Open your mind to the possibility that you are not sick with an incurable disease - but just stuck in ineffective coping.

The Bananas of Slip/Lapse/Re-Lapse Prevention

The essay below is adapted from Recovery Equation (Somov, Somova 2003-4) and is written up with a prospective client in mind. 

Slip, Lapse, Relapse – Aren’t These All the Same?! Resolving the Relapse Prevention Confusion through the Banana Peel Metaphor

Here's a way of sorting out all of these slippery distinctions between "slip," "lapse," and "relapse." I developed this "metaphor" for my clients in a county jail drug and alcohol treatment program a good many years ago. While many of them had been in and out of rehabs and had heard about "relapse prevention", they seemed to be hopelessly confused about what it all meant and, aside from the willpower to stay clean, they didn't have much to show in the way of substance-use prevention skillpower.

But proceed at your own risk: this conceptual "system" will make it annoyingly difficult for you to converse with addiction counselors and the representatives of the "recovery industry" since from this point on you will be using familiar to them terms yet in an often unfamiliar context. So, while you might find yourself conceptually out of sync with your support group and possibly treatment providers, the upside is that you become aware of additional prevention "u-turns."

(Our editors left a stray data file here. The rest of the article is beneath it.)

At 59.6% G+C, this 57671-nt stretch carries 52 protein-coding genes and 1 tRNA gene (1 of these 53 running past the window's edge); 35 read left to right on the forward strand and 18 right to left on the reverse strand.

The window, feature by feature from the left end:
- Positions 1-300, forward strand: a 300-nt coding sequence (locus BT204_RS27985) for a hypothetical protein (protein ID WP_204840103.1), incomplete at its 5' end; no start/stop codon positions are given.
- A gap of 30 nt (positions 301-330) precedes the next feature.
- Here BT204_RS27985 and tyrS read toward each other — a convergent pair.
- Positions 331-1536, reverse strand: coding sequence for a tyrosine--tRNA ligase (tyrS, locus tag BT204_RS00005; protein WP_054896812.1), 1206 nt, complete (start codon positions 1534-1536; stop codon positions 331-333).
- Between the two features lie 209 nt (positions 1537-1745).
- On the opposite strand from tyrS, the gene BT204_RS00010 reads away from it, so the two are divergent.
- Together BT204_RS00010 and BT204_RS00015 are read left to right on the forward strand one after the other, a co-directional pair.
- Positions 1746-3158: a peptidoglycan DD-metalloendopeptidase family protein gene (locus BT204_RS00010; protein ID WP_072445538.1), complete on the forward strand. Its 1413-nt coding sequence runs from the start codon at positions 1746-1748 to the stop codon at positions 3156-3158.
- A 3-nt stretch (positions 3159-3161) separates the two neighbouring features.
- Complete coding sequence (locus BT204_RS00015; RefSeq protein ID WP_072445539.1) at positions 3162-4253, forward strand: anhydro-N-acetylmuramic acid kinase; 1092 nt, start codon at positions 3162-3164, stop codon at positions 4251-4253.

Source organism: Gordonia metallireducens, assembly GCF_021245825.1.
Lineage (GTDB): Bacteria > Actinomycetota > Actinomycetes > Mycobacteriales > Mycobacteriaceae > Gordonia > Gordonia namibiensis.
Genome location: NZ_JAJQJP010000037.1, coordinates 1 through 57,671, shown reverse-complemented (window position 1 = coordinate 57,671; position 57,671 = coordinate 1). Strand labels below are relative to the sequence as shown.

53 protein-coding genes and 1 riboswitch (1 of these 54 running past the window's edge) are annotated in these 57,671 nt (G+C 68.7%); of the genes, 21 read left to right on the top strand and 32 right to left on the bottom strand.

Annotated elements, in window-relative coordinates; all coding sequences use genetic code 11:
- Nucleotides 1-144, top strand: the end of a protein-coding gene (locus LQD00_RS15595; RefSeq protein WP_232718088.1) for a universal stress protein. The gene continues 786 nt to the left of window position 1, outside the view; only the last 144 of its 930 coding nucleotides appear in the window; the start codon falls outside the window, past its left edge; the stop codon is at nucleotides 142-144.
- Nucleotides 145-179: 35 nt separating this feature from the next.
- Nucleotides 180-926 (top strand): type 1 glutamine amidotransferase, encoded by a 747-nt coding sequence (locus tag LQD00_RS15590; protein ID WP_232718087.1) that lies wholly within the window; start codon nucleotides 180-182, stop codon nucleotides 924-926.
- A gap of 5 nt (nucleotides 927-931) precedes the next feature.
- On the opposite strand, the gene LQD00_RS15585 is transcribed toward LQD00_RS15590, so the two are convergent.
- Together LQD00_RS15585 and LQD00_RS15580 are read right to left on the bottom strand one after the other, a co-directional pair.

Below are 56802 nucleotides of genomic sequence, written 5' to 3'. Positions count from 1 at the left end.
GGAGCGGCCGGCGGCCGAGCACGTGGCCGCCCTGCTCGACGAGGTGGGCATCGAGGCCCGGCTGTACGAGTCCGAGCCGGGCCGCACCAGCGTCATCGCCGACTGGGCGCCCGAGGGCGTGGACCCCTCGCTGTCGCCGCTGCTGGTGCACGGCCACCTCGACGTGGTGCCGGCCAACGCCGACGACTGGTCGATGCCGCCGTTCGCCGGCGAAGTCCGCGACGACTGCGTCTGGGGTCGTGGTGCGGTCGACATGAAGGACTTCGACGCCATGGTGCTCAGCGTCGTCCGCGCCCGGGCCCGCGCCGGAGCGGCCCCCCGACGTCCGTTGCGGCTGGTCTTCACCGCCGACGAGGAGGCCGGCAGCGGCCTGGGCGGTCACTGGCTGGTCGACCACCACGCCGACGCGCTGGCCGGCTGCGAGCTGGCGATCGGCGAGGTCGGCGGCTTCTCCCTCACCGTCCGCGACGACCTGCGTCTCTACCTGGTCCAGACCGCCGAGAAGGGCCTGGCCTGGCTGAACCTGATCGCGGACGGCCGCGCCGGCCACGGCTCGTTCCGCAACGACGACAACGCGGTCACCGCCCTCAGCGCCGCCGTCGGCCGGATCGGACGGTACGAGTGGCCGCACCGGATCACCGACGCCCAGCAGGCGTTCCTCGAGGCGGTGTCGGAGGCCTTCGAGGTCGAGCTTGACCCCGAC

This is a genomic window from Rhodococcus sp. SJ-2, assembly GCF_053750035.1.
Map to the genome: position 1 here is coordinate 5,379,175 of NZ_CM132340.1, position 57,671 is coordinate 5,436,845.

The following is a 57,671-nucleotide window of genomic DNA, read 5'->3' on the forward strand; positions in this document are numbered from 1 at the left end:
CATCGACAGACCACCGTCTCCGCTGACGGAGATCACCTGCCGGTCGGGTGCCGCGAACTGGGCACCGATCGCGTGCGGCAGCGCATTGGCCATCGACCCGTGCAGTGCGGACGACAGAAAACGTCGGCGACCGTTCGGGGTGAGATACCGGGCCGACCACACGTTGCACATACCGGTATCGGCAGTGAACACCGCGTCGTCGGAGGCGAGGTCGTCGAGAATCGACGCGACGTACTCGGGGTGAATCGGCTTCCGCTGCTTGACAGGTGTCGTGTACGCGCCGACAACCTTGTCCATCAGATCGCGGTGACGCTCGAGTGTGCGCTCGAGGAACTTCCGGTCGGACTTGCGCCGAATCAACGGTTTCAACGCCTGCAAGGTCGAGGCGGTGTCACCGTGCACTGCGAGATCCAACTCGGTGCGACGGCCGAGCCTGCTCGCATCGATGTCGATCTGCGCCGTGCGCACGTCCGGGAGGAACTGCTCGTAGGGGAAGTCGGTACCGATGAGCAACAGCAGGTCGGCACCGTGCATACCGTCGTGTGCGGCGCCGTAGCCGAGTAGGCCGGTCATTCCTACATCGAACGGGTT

Another caveat: while written up in reference to substance use, this mnemonic-metaphor can be applied to any compulsive/addictive behavior (whether it's boozing or using, or gambling, or binge-eating, or compulsive shopping, etc.).

Understanding the Loss of Abstinence through a Banana Peel Metaphor

Slip and Slip Prevention:

Say, you are walking down the street and you see a banana peel. When you see the banana peel and realize its slippery potential, you might walk around it in order to avoid a slip. In this see-but-not-slip scenario, you are preventing a slip (Slip Prevention). If you hadn't been paying attention, you would have stepped on the banana peel and slipped - i.e. lost your balance...

Lapse and Lapse Prevention:

Say, you are walking down the street and you are not paying attention. So, you step on the banana peel and as a result you slip up - i.e. you lost your balance. Reflexively, you flail your hands and gyrate your torso so as to regain your balance. And voila! - you did not fall even though you slipped. You regained the balance and prevented a fall. In this slip-but-not-fall scenario you prevented a lapse (i.e. a fall) (which constitutes Lapse Prevention).